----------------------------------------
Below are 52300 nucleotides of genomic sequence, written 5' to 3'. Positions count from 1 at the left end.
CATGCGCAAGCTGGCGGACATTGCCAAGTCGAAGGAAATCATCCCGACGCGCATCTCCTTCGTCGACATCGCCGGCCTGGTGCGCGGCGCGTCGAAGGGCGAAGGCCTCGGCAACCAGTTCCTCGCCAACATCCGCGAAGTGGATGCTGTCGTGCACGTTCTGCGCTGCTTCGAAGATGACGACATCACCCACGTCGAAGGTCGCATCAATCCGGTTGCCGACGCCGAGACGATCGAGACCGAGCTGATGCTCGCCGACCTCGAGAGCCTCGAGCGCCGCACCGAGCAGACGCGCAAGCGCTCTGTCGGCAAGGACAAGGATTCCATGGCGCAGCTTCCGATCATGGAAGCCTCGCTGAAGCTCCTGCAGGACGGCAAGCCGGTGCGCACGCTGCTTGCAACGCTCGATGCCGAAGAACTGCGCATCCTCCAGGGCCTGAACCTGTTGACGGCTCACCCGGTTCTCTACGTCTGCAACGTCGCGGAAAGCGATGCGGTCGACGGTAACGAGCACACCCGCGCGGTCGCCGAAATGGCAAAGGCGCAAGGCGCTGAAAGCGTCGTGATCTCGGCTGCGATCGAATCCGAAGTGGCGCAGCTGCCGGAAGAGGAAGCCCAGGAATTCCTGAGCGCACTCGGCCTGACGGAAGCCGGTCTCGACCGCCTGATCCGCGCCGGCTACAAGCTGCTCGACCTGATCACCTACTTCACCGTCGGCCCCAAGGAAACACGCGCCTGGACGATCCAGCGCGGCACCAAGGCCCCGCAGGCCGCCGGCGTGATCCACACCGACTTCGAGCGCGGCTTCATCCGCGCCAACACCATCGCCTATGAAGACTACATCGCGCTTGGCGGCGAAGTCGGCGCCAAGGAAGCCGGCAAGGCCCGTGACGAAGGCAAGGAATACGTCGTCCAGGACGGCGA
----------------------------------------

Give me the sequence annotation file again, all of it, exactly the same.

Below are 52300 nucleotides of genomic sequence, written 5' to 3'. Positions count from 1 at the left end.
CATGCGCAAGCTGGCGGACATTGCCAAGTCGAAGGAAATCATCCCGACGCGCATCTCCTTCGTCGACATCGCCGGCCTGGTGCGCGGCGCGTCGAAGGGCGAAGGCCTCGGCAACCAGTTCCTCGCCAACATCCGCGAAGTGGATGCTGTCGTGCACGTTCTGCGCTGCTTCGAAGATGACGACATCACCCACGTCGAAGGTCGCATCAATCCGGTTGCCGACGCCGAGACGATCGAGACCGAGCTGATGCTCGCCGACCTCGAGAGCCTCGAGCGCCGCACCGAGCAGACGCGCAAGCGCTCTGTCGGCAAGGACAAGGATTCCATGGCGCAGCTTCCGATCATGGAAGCCTCGCTGAAGCTCCTGCAGGACGGCAAGCCGGTGCGCACGCTGCTTGCAACGCTCGATGCCGAAGAACTGCGCATCCTCCAGGGCCTGAACCTGTTGACGGCTCACCCGGTTCTCTACGTCTGCAACGTCGCGGAAAGCGATGCGGTCGACGGTAACGAGCACACCCGCGCGGTCGCCGAAATGGCAAAGGCGCAAGGCGCTGAAAGCGTCGTGATCTCGGCTGCGATCGAATCCGAAGTGGCGCAGCTGCCGGAAGAGGAAGCCCAGGAATTCCTGAGCGCACTCGGCCTGACGGAAGCCGGTCTCGACCGCCTGATCCGCGCCGGCTACAAGCTGCTCGACCTGATCACCTACTTCACCGTCGGCCCCAAGGAAACACGCGCCTGGACGATCCAGCGCGGCACCAAGGCCCCGCAGGCCGCCGGCGTGATCCACACCGACTTCGAGCGCGGCTTCATCCGCGCCAACACCATCGCCTATGAAGACTACATCGCGCTTGGCGGCGAAGTCGGCGCCAAGGAAGCCGGCAAGGCCCGTGACGAAGGCAAGGAATACGTCGTCCAGGACGGCGA